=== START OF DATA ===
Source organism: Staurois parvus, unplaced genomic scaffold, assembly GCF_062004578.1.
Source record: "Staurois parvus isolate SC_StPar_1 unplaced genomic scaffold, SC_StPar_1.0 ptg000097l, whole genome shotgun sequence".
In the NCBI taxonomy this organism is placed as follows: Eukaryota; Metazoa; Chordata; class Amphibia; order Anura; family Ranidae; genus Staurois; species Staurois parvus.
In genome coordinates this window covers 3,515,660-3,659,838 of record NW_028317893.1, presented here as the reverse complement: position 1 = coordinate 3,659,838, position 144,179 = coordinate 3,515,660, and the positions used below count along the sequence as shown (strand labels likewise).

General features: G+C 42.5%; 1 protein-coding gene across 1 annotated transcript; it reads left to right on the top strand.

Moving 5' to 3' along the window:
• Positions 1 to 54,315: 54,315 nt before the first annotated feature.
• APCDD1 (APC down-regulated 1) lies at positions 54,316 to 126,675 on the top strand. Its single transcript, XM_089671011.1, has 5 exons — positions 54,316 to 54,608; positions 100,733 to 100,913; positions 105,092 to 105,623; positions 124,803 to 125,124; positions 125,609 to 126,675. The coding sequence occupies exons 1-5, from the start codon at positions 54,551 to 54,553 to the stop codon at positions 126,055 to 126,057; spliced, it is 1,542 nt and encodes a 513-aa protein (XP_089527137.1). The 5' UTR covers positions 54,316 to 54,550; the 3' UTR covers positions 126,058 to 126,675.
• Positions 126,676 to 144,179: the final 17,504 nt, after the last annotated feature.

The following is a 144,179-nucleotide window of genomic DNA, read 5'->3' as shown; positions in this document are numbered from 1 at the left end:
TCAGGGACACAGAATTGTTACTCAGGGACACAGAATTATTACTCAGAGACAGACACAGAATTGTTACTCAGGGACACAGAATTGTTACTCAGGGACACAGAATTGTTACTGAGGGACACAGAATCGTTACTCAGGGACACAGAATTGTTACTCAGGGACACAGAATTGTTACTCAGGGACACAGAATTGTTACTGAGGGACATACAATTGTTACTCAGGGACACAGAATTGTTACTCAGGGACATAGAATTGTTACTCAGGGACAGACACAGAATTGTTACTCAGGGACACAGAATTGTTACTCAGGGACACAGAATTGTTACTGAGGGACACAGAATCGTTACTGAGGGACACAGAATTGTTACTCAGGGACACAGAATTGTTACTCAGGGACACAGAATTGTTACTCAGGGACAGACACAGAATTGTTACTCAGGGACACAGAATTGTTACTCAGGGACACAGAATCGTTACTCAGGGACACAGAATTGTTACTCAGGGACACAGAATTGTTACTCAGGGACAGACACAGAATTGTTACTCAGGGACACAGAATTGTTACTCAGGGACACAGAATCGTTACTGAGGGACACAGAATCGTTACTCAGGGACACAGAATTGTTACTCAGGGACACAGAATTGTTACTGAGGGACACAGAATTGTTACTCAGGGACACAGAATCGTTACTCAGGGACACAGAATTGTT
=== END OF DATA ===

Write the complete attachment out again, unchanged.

Source organism: Staurois parvus, unplaced genomic scaffold, assembly GCF_062004578.1.
Source record: "Staurois parvus isolate SC_StPar_1 unplaced genomic scaffold, SC_StPar_1.0 ptg000097l, whole genome shotgun sequence".
In the NCBI taxonomy this organism is placed as follows: Eukaryota; Metazoa; Chordata; class Amphibia; order Anura; family Ranidae; genus Staurois; species Staurois parvus.
In genome coordinates this window covers 3,515,660-3,659,838 of record NW_028317893.1, presented here as the reverse complement: position 1 = coordinate 3,659,838, position 144,179 = coordinate 3,515,660, and the positions used below count along the sequence as shown (strand labels likewise).

General features: G+C 42.5%; 1 protein-coding gene across 1 annotated transcript; it reads left to right on the top strand.

Moving 5' to 3' along the window:
• Positions 1 to 54,315: 54,315 nt before the first annotated feature.
• APCDD1 (APC down-regulated 1) lies at positions 54,316 to 126,675 on the top strand. Its single transcript, XM_089671011.1, has 5 exons — positions 54,316 to 54,608; positions 100,733 to 100,913; positions 105,092 to 105,623; positions 124,803 to 125,124; positions 125,609 to 126,675. The coding sequence occupies exons 1-5, from the start codon at positions 54,551 to 54,553 to the stop codon at positions 126,055 to 126,057; spliced, it is 1,542 nt and encodes a 513-aa protein (XP_089527137.1). The 5' UTR covers positions 54,316 to 54,550; the 3' UTR covers positions 126,058 to 126,675.
• Positions 126,676 to 144,179: the final 17,504 nt, after the last annotated feature.

The following is a 144,179-nucleotide window of genomic DNA, read 5'->3' as shown; positions in this document are numbered from 1 at the left end:
TCAGGGACACAGAATTGTTACTCAGGGACACAGAATTATTACTCAGAGACAGACACAGAATTGTTACTCAGGGACACAGAATTGTTACTCAGGGACACAGAATTGTTACTGAGGGACACAGAATCGTTACTCAGGGACACAGAATTGTTACTCAGGGACACAGAATTGTTACTCAGGGACACAGAATTGTTACTGAGGGACATACAATTGTTACTCAGGGACACAGAATTGTTACTCAGGGACATAGAATTGTTACTCAGGGACAGACACAGAATTGTTACTCAGGGACACAGAATTGTTACTCAGGGACACAGAATTGTTACTGAGGGACACAGAATCGTTACTGAGGGACACAGAATTGTTACTCAGGGACACAGAATTGTTACTCAGGGACACAGAATTGTTACTCAGGGACAGACACAGAATTGTTACTCAGGGACACAGAATTGTTACTCAGGGACACAGAATCGTTACTCAGGGACACAGAATTGTTACTCAGGGACACAGAATTGTTACTCAGGGACAGACACAGAATTGTTACTCAGGGACACAGAATTGTTACTCAGGGACACAGAATCGTTACTGAGGGACACAGAATCGTTACTCAGGGACACAGAATTGTTACTCAGGGACACAGAATTGTTACTGAGGGACACAGAATTGTTACTCAGGGACACAGAATCGTTACTCAGGGACACAGAATTGTT